What Do You Start Feeding to Puppies & When?

Updated March 23, 2017

Newborn puppies should be allowed to nurse on their mother as much as possible, especially during the first 24 hours of life. Mother's milk has everything a puppy needs for growth, and in the wild puppies often nurse for several months. Domestic dogs usually go to their new homes at eight weeks of age, however, so weaning occurs earlier for those puppies.

Bottle or Tube Feeding

Occasionally you will need to feed your puppies with a bottle or feeding tube. Use a quality puppy milk replacer, and feed every two hours for the first three days of life. Decrease to every three hours for the first week, and every four hours the second week.

Introducing Solid Food

You can start introducing your puppies to solid food at three to four weeks of age. They will still be nursing at this point. Feed four times per day, gradually increasing the amount of food while the puppies decrease the time they spend nursing. Puppies should be fully weaned by about seven weeks old.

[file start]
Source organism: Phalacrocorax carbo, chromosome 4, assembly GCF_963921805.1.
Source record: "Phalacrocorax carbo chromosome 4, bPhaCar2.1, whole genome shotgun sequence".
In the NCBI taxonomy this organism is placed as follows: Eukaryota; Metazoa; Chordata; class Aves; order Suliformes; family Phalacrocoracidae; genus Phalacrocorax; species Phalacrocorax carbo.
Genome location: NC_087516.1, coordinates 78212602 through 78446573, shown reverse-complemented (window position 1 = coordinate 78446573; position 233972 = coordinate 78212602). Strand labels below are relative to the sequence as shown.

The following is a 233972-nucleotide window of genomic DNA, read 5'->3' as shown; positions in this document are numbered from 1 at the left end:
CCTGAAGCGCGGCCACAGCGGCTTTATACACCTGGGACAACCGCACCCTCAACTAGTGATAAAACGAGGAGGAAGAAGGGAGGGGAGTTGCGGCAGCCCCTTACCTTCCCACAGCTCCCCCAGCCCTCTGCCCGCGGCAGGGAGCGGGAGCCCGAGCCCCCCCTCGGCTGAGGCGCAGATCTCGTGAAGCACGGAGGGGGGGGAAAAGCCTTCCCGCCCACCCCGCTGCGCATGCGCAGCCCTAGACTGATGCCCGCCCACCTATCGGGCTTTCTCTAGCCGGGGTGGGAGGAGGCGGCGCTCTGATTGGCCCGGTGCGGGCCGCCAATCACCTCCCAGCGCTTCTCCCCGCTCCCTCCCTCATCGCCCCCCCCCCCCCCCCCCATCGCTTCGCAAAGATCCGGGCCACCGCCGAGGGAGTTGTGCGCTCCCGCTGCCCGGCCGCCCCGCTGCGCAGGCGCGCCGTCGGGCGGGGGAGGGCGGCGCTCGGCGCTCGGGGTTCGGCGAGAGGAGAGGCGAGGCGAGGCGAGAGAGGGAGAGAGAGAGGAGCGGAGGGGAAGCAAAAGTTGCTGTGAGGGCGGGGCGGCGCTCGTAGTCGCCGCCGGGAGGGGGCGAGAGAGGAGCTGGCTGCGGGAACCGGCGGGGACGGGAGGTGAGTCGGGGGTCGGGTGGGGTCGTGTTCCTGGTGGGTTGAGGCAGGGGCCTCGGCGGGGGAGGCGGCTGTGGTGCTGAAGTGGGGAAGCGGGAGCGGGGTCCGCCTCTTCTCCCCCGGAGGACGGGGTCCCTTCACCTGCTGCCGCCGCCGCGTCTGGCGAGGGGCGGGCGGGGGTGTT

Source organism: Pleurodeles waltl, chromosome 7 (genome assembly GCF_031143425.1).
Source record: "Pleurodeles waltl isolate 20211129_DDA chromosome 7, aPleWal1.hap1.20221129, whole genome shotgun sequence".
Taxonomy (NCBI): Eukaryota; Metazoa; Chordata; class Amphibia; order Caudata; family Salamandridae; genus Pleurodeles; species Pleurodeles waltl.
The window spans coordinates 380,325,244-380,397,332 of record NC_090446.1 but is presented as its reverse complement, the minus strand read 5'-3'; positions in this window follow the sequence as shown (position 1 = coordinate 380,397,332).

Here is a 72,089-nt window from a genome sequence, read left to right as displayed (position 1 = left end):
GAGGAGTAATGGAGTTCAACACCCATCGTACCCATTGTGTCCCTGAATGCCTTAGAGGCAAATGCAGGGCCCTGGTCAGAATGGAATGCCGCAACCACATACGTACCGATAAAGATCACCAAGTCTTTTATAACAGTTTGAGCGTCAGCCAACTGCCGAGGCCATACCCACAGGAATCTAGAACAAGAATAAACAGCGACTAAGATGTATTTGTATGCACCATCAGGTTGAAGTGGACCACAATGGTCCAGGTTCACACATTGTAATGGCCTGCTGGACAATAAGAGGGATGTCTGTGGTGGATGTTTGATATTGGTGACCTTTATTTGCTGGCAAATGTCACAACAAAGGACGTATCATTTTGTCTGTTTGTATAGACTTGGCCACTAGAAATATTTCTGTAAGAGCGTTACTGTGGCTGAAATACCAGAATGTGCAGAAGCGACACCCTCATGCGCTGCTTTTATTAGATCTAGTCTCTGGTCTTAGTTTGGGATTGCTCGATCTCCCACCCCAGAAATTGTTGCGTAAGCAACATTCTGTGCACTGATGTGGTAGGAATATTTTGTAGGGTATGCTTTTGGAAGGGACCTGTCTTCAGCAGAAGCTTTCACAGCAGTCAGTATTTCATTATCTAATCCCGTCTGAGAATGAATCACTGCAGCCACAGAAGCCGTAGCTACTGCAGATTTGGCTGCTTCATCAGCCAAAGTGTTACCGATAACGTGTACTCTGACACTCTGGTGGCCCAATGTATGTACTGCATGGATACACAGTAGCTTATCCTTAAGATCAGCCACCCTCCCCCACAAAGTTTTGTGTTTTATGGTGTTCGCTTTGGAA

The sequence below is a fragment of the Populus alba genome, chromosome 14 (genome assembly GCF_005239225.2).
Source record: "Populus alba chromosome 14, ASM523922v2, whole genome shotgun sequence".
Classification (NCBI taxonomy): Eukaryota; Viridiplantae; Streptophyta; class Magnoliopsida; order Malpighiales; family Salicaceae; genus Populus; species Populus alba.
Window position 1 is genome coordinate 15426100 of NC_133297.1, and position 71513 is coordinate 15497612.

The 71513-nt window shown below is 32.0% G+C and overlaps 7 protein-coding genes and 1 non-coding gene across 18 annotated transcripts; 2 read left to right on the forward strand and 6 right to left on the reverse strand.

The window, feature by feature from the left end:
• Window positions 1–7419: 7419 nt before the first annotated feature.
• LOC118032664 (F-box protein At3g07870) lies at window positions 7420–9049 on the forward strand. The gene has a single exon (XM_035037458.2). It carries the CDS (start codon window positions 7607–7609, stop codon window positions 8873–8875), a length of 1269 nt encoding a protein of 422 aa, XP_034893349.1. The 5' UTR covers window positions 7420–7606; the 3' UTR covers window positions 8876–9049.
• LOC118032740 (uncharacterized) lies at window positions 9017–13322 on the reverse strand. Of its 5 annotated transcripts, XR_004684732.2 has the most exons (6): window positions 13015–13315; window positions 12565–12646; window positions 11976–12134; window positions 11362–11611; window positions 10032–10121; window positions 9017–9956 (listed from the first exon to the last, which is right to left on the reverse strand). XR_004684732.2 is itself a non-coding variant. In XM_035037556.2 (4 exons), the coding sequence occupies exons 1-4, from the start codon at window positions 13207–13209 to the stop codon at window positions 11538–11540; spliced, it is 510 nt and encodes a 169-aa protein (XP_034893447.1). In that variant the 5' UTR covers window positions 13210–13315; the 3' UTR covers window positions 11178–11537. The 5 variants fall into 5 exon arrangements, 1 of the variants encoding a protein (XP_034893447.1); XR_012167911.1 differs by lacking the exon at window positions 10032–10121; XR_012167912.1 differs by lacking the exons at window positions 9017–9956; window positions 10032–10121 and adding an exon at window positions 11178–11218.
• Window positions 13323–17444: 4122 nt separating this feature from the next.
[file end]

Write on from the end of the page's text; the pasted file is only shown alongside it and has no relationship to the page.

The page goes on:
Three to Four Weeks Old

Start with a thin gruel made of puppy formula and baby rice cereal. You can use puppy kibble, ground to a powder, in place of the cereal. Gradually increase the thickness of the gruel as the pups adjust to the new food.

Four to Six Weeks Old

If you started with rice cereal, slowly transition to puppy kibble during this period. Add a few thoroughly-soaked kibbles to the food each day; they should be just barely holding their shape. By the end of these two weeks the puppies will be eating soaked whole kibbles only.

Six to Eight Weeks Old

Decrease the soaking time of the kibbles, so that by eight weeks of age when they go to their new homes, the puppies are accustomed to eating dry kibble. You can also decrease the number of meals they get to three per day.

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